Twenty years ago, Bekelech was a single mother who was unable to feed or educate her 4-year-old daughter. Her husband had been killed in the war and she could not find employment.
Bekelech dreamed of opening a stall in the local market in her impoverished neighbourhood near Addis Ababa. She was accepted into the EDA family help program and provided with business training and a start up grant of 3,300 Bir ($115 US) for initial rent payments and to purchase the grains that she would sell.
She worked hard to realize her goal and is proud of her achievements. Today, Bekelech is independent and financially stable. Her daughter was able to attend primary and secondary school and has recently graduated from university as an accountant.
Bekelech recognizes the work that she put into her business, but she is also grateful for the help and support provided by EDA. “I wouldn’t be the kind of person I am today without EDA”.

Three years ago, a group of seven unemployed women approached EDA with the goal of starting a community savings and credit association (SAC). They formed a self-help group and were approved for intensive training in business management and financial management and savings.

The Kuloberet Savings and Credit Association now has 132 members. Members deposit 10 Bir ($3 US) a week and after the first year,

Before being supported by EDA, Almaz and her husband Kiflu were unable to feed themselves or their daughter. Almaz worked as a servant, and Kiflu was unemployed. They first came under the umbrella of EDA when their daughter was accepted into the family sponsorship program.

When Yetimwork lost her nephew and his wife to disease, she took over the care of their small son. Life was difficult; she had little income and lived in a simple, one-room rental house. There was a small shed on her rental property as well as a walled yard. Yetima was sure that she could

When Meaza completed Grade 10 two years ago, she was one of 100 at-risk youth who were selected for the EDA Youth Livelihood program. She was given vocational training in leather work, small business skills and business and personal finance. Meaza used her $750 US seed funding to purchase a leather sewing machine and supplies.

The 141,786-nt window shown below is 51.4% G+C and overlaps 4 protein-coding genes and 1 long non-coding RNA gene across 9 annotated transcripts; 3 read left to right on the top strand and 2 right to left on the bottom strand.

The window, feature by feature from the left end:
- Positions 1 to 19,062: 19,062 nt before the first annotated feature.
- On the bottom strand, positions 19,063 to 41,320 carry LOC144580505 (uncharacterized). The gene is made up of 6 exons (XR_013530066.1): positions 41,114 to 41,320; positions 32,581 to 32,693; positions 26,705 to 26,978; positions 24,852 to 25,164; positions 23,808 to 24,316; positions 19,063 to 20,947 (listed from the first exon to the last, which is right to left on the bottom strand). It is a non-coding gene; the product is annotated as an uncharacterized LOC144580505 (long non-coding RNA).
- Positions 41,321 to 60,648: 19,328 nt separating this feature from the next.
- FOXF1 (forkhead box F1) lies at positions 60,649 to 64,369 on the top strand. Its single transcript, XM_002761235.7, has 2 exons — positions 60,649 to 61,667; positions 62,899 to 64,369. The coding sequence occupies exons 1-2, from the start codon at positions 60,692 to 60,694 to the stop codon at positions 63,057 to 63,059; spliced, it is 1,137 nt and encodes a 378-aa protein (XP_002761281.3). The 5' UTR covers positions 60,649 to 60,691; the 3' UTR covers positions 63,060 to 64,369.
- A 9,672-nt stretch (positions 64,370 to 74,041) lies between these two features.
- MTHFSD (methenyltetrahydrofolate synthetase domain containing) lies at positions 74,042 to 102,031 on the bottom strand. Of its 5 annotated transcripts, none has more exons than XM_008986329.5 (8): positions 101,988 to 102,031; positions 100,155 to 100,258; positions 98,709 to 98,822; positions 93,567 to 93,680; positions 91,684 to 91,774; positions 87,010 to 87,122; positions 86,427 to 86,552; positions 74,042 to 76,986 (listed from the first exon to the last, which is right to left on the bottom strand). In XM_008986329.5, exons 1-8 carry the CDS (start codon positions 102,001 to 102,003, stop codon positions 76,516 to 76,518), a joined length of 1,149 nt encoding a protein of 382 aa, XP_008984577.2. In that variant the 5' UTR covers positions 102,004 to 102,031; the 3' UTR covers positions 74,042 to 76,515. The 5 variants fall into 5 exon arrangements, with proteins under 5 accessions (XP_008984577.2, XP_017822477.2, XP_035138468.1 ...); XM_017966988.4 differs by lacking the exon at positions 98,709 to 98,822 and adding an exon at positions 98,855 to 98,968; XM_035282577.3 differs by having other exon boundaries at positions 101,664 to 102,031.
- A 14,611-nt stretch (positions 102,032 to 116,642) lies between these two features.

Meaza’s tiny shop has been open for seven months. She creates and sews high-quality, original leather purses, belts and cosmetic bags, which she sells to stores and handicraft shops. The business is already showing a small profit and Meaza is able to support herself and

Edilawet is a little girl with big dreams. She attends Atse Zerayakob Primary school in the city of Debre Berhan. The school was founded in 1934 and has a proud record of academic achievement. In the past, many graduates went on to university and professional careers.  Unfortunately, the school was unable to keep up with changing trends in education.

The text books became outdated and the administration could not afford to replace them or purchase the computers that were necessary for their high achieving students. There was no clean water source at the school and the pit privies were in poor repair.

Seven years ago, Shitaye was among the poorest of the poor in the Akika-Kaliti slum neighbourhood of Addis Ababa. She had no income, and she struggled to support herself and her disabled husband.  Shitaye was accepted into a bio-gas cafeteria income generating program run by EDA. This innovative program addresses sanitation, environmental and nutrition needs, while providing women with employment. The facility includes public washrooms and showers and a small restaurant.  The bio-gas captured from the toilets fuels the stoves in the restaurant.